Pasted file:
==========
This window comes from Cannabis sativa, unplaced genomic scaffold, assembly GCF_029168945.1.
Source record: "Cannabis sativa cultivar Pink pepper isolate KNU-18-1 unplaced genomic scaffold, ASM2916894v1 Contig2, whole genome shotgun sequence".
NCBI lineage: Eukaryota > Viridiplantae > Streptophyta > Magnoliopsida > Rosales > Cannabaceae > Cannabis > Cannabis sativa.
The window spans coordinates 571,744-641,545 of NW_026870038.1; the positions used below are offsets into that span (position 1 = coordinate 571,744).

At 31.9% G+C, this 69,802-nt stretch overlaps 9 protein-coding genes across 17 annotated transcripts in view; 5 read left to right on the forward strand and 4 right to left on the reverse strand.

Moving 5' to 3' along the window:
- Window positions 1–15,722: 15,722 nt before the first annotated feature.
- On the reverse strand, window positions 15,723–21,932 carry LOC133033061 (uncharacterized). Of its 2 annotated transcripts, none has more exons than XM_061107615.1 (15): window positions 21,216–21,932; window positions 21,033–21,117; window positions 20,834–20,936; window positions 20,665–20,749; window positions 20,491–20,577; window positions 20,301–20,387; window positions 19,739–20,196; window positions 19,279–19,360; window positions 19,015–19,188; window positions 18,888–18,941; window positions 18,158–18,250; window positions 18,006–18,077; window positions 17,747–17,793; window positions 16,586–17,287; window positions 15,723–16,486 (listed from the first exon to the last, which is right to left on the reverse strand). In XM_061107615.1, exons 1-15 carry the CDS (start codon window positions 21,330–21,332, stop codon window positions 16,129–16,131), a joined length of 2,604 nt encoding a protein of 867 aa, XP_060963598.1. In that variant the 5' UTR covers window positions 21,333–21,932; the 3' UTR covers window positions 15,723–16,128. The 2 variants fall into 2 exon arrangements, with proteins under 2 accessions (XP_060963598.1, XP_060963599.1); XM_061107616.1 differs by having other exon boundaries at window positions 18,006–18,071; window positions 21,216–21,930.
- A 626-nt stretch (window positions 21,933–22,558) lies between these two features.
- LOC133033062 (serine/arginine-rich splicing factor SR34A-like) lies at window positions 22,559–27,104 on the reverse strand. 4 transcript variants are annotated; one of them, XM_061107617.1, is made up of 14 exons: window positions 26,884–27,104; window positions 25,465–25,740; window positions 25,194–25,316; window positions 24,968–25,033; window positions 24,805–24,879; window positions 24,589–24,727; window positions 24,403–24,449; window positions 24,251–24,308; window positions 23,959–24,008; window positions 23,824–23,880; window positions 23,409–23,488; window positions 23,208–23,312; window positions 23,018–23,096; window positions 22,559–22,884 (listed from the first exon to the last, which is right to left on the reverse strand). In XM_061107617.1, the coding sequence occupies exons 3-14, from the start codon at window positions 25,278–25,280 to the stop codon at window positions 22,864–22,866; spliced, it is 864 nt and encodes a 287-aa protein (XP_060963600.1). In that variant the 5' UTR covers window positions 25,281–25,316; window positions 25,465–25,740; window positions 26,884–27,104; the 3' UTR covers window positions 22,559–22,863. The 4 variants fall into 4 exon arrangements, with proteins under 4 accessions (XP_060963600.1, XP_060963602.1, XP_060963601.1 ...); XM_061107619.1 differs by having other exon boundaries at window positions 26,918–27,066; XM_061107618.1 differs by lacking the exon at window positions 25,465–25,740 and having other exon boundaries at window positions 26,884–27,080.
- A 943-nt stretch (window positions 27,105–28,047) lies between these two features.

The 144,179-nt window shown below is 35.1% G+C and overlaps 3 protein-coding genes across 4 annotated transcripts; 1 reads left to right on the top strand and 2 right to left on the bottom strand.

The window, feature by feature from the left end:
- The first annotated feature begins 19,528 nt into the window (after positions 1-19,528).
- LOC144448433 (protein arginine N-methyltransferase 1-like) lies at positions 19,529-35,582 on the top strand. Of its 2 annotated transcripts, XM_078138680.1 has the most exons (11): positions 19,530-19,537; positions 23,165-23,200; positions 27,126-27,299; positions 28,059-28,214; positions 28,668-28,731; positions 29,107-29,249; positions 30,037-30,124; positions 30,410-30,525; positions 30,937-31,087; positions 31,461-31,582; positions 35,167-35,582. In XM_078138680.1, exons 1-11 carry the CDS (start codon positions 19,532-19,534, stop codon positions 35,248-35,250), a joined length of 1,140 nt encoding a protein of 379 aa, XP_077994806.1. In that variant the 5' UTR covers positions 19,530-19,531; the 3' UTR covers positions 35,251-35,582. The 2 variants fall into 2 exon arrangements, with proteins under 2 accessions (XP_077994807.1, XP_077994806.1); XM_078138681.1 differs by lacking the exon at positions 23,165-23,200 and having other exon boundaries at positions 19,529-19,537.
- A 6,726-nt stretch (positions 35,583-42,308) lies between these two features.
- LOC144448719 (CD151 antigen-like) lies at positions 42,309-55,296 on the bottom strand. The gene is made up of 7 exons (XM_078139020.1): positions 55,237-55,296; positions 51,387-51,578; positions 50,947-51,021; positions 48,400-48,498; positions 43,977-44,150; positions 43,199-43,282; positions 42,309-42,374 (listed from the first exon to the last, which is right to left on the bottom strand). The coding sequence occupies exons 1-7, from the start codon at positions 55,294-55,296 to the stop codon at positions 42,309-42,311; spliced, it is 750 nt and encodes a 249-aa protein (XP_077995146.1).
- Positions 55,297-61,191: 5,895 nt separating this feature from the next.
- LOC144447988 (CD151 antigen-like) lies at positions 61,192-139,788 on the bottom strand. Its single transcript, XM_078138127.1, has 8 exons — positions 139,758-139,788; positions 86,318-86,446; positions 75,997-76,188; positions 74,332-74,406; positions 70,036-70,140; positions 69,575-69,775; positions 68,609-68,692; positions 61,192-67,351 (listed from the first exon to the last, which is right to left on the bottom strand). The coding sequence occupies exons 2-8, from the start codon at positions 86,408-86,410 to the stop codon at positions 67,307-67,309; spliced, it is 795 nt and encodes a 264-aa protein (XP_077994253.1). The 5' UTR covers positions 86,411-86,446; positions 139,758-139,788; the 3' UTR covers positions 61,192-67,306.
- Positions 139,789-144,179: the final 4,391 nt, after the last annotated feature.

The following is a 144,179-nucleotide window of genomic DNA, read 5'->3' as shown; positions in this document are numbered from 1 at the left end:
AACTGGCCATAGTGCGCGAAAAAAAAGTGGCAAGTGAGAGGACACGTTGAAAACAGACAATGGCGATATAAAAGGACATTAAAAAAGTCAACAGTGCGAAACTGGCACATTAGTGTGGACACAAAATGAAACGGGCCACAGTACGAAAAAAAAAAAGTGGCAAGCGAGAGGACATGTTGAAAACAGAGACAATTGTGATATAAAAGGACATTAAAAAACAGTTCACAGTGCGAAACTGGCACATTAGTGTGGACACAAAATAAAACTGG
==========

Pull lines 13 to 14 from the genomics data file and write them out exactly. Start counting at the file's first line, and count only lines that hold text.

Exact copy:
The window, feature by feature from the left end:
- The first annotated feature begins 19,528 nt into the window (after positions 1-19,528).